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The Romanticization of Ballet

The Romanticization of Ballet

Photographed by Quinn McCaffrey of Brynn Beauchamp, Marina Froehlich and Kennedy Bolda
Styled by Marina Froelich

By Brynn Beauchamp

Balletcore is a fashion aesthetic that has taken the internet by storm, and has become one of the most popular new style trends. Essentially, balletcore is defined by soft, graceful, and feminine fashion that originates from the activewear worn by professional ballet dancers. From Edward Degas’ impressionist paintings in the 1800s to the 2010 psychological thriller Black Swan, ballet has been an object of cultural fascination for centuries. Seeing this trend in fashion is only the latest development of this concept. A positive aspect of balletcore is the inclusivity of people of all sizes wearing these looks who have been left out of traditional ballet aesthetics because the world refuses to see them as soft, feminine, and graceful. The conventional body type of a ballet dancer is tall, skinny, with long legs and little to no excess muscle, curves or body fat. This trend is helping to reject these inaccurate body standards which have contaminated the mindset of those hoping to enter the dance world.

One of the brands hopping on this balletcore craze is Urban Outfitters, who released a balletcore line of clothing back in January. Their adaptation of this style includes tulle skirts, leg warmers, ballet flats, hair bows, flowy dresses, sheer tights and wrap sweaters. There have been mixed reviews of this line, with some critiquing its accuracy to original ballet attire. However, the objective of balletcore is to simply have fun with the perception of the style of ballet that is seen from an outside perspective. Without a doubt, balletcore is certainly an aesthetic that has gained admiration and popularity by many over the past few months, but is this trend over-romanticizing the strenuous art of ballet? As a person who has practiced ballet for many years, I have an insight on the dedication and physical, as well as mental, strength that this artistry requires.

If you have ever seen a professional ballet company performance, or have even watched a video of ballet dancers on social media, then you know how effortless and graceful dancers make it seem. When in reality, this activity causes a tremendous amount of effort and stress, not just on the body, but also on the mind. Ballet, in the professional world, is extremely intense and competitive, and puts very high expectations onto those who choose to pursue it. Instead of seeing fellow dancers as friends or peers, ballet dancers are eventually taught to see them as competition, and as a threat. As a dancer, if someone in your own company has more talent or skill than you, they can easily get chosen over you for a part in a piece. This can lead to unrealistic expectations and an unhealthy self-image, which can easily turn into mental health issues, including eating disorders, self harm, body dysmorphia, and more. Sadly, this is not uncommon in the world of ballet, in fact, it is much more common than you may think.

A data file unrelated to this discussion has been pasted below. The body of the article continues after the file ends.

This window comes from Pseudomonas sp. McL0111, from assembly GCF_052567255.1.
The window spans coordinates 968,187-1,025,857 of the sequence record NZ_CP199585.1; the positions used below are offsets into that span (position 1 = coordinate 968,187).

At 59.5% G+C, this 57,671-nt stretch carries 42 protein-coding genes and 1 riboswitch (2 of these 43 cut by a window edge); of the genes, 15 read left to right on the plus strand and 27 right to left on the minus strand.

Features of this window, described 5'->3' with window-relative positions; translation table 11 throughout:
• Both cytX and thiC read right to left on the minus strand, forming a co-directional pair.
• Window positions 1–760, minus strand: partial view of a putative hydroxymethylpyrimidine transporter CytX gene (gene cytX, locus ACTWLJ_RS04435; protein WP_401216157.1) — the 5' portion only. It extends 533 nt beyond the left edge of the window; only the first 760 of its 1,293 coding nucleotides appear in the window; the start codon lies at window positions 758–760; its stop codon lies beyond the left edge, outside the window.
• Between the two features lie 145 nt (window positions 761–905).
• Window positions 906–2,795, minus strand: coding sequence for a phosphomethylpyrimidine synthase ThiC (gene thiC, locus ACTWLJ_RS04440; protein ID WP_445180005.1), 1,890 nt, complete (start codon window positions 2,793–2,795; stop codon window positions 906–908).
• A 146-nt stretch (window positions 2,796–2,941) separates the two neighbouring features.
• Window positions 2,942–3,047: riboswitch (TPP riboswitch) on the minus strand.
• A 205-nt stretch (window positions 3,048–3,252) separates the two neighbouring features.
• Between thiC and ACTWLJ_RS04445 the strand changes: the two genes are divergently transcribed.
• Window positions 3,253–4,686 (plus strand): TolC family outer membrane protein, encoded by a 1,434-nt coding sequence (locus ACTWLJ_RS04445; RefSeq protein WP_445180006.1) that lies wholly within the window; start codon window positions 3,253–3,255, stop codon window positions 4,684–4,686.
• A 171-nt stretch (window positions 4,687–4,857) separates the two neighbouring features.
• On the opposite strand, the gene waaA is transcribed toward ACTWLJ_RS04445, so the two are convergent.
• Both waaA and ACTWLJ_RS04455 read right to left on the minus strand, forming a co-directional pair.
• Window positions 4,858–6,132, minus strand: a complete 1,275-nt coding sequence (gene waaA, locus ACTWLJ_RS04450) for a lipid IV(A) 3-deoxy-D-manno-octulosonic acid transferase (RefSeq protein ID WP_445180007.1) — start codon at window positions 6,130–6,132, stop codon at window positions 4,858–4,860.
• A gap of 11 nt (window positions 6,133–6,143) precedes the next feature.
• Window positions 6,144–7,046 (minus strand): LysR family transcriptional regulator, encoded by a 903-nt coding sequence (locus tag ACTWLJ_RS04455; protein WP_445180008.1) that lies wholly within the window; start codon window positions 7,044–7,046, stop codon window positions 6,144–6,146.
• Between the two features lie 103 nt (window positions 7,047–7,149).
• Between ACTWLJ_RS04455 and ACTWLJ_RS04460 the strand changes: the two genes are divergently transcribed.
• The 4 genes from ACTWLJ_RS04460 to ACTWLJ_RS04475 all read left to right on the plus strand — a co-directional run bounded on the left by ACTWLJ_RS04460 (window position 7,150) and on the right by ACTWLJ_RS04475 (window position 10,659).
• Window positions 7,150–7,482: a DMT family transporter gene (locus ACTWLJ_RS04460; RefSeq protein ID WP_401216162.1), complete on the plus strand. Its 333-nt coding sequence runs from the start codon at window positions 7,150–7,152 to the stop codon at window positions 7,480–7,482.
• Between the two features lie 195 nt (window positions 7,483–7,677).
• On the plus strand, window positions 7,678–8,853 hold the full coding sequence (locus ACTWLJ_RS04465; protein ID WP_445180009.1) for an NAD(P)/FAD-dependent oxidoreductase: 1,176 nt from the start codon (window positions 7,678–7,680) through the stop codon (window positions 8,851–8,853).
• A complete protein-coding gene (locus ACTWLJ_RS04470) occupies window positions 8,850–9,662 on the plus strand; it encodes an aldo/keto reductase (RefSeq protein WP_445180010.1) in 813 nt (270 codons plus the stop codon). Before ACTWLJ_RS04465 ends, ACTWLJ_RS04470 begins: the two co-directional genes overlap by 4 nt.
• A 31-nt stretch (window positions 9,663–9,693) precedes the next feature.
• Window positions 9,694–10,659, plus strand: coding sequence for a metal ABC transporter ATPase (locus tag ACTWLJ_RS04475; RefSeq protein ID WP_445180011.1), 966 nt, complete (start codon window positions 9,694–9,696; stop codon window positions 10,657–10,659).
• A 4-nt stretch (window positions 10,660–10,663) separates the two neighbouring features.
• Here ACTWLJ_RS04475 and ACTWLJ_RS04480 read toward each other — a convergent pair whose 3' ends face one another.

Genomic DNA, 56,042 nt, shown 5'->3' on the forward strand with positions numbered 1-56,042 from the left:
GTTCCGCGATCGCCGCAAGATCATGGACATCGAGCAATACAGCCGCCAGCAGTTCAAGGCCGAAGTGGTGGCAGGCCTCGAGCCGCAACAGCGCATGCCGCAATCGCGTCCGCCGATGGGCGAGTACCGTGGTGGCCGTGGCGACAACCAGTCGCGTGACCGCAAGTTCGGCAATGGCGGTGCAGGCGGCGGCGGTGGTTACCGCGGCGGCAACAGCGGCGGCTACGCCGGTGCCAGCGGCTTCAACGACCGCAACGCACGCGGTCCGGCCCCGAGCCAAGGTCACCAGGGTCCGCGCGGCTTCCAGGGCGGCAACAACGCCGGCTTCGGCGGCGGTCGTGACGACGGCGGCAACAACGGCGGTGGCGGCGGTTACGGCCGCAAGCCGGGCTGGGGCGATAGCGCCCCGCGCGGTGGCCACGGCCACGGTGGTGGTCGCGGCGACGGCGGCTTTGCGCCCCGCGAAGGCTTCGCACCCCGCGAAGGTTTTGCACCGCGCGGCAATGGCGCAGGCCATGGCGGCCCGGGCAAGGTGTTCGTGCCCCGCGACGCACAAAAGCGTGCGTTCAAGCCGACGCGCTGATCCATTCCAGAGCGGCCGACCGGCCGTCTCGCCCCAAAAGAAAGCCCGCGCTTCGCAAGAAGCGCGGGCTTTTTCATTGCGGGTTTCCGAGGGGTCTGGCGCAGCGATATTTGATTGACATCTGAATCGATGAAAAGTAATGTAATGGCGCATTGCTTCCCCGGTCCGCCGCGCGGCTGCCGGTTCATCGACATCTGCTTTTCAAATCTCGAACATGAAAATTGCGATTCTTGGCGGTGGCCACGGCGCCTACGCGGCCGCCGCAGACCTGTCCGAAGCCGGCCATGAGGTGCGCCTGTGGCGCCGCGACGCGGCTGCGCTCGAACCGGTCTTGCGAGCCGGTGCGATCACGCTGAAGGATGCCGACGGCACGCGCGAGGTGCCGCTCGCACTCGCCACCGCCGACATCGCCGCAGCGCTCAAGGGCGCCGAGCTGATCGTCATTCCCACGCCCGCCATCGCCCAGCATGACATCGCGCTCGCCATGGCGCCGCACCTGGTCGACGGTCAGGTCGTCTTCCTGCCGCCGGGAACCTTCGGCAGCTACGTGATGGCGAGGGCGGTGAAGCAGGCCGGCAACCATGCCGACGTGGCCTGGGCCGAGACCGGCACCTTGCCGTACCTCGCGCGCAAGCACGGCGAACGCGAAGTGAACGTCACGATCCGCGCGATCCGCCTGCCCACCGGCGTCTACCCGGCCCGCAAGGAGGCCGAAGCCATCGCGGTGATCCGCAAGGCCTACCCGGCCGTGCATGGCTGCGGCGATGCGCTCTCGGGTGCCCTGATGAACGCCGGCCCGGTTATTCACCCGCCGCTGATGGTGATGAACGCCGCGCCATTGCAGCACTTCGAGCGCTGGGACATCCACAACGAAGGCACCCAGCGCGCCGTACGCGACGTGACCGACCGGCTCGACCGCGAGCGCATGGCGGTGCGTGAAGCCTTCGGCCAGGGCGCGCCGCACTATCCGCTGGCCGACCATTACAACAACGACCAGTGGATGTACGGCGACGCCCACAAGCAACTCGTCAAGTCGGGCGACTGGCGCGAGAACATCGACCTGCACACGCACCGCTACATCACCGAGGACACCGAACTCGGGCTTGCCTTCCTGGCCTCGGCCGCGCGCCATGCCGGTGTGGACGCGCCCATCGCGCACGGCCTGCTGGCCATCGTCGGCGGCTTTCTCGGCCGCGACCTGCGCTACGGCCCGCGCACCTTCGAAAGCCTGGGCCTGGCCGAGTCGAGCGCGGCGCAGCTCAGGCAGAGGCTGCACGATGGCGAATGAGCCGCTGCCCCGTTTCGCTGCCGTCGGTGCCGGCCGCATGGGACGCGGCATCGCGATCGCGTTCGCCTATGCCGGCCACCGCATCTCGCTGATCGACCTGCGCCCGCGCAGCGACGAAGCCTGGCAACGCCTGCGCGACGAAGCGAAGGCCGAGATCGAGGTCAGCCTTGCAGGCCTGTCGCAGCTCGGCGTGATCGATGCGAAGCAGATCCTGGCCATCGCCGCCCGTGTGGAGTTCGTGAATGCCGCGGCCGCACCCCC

An estimate of twelve percent of overall dancers suffer from an eating disorder, and this statistic jumps to an alarming sixteen percent among ballet dancers. Multiple studies have shown that body dysmorphic disorder (BDD) is more prevalent in dancers than the general population. Dancers spend hours everyday scrutinizing their bodies in mirrors, trying to perfect their image and body movement for the sake of improvement. The standard ballet attire of tights and leotards increase the likelihood of fixating on “imperfect” body features. Ballet instructors are notorious for contributing to these issues, in failing to acknowledge body positivity and mental health in this industry.

The issue of BDD stems from a long lived cycle of silencing dancers in the name of art. Instead of acknowledging the harmful practices of companies and teachers pushing dancers to the brink, the dance industry continues to reinforce its problems by promoting unattainable standards. Although I, personally, have not experienced BDD, I have dealt with eating disorders and negative self image that comes from this athletic standard. My intense passion for dance is what keeps drawing me back in, and I can never seem to stay away from it for long. I tend to over-romanticize dancing when I am away from it, and I forget the demanding and negative aspects of the sport. When I enter back into the ballet scene, I immediately begin to question and doubt my abilities and I can’t help but to compare myself to others.